The report’s findings on Muslims are especially noteworthy. Departing from doctrinal purity, the practised form of Islam in India has syncretistic features. India’s Muslims subscribe to the idea of karma, as much as the Hindus do; every fourth Muslim believes in reincarnation, in the purificatory power of the Ganga, in the multiple manifestations of God; and every fifth Muslim celebrates Diwali. Neha Sahgal, the writer of the Report, and someone who has surveyed Islamic practices in Pakistan, Bangladesh and the Middle East, says that India’s Muslims are closer to Indian Hindus than to Pakistani or Bangladeshi Muslims. And yet, it is also clear that they wish to maintain their identity as Muslims and would like Islamic, not secular, courts to adjudicate upon community matters.
Stated differently, Indians want to be both Hindus and Indians, Muslims and Indians, Christians and Indians, and so on. And such hyphenation, says the report, can be extended to linguistic groups and, to some extent, castes as well. Being an Indian is basically a hyphenated identity. There aren’t too many unhyphenated Indians.
To put the matter comparatively, India is not like France, which allows no hyphens. Indians are closer to the American concept of national identity. According to nationalism theory, France is the ultimate melting pot, not the US, which is a political melting pot, but a cultural salad bowl. The latter concept allows hyphens to exist. Americans are Irish Americans, Italian Americans, Latino Americans, Jewish Americans, Asian Americas, etc. And Trumpian politics reinvigorated an older identity — that of White Americans.
But India’s hyphenation is not yet structured beyond the possibility of rupture. As many as 65 per cent of Hindus believe that to be a true Indian, you have to be a Hindu, and nearly 50 per cent believe that to be a true Indian, you have to be both a Hindu and a Hindi speaker. The idea of Hindus or Hindi speakers being equated with India never went this far in modern Indian history.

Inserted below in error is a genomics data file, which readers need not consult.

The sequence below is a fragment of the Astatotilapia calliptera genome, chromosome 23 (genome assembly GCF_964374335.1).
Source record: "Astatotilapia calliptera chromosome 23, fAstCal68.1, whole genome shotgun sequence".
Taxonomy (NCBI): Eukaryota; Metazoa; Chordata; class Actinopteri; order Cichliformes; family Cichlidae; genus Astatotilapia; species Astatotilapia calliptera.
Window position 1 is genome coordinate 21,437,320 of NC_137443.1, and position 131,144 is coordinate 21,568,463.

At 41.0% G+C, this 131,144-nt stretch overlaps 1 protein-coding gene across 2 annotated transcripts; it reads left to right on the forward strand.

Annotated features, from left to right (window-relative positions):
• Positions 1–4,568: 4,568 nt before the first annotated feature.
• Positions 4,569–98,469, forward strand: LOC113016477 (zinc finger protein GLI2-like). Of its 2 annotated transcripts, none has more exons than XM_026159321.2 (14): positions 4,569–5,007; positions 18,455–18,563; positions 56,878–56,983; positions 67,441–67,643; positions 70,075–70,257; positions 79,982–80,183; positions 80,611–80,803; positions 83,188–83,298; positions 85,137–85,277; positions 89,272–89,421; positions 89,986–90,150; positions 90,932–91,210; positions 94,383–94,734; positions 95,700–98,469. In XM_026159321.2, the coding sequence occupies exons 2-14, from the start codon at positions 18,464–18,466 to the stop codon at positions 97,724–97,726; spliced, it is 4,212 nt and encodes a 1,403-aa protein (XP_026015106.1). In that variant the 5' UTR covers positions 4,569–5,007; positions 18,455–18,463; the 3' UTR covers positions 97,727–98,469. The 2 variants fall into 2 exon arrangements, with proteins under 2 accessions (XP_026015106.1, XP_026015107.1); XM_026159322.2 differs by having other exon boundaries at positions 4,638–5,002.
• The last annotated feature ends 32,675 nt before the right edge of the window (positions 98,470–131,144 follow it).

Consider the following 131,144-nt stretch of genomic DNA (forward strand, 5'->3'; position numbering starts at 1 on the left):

Will the Hindu-Hindi-Indian equation go substantially further? If it does, then the paradox of having both a Hindu-centric identity and a superordinate civic identity, which respects the Constitution, existing laws, and all religions — simply can’t last. The Constitution is completely against the doctrine that only Hindus are true Indians.
Whether or not this will happen depends on the political process. The survey statistics are not cast in stone. So long as India remains a democracy, pushes and pulls of politics will strengthen or weaken the existing snapshot of reality, which the survey represents.
At this time, South India, says the survey, is leading the charge against politics that equates Hindu and Hindi with India. On all measures relevant to this equation, South India differs radically from Northern and Central India. Parts of the East, as we know, have also joined the pushback.
If this pushback expands its geographical ambit, the Hindi-Hindu-India politics will be weakened, and the superordinate identity will become stronger. If the BJP manages to reverse the pushback, India will be headed towards a breakdown of its superordinate civic identity. Political struggles of the coming years are thus monumentally important.
This column first appeared in the print edition on July 26, 2021 under the title ‘The idea of Indian’. Varshney is Sol Goldman Professor of International Studies and the Social Sciences at Brown University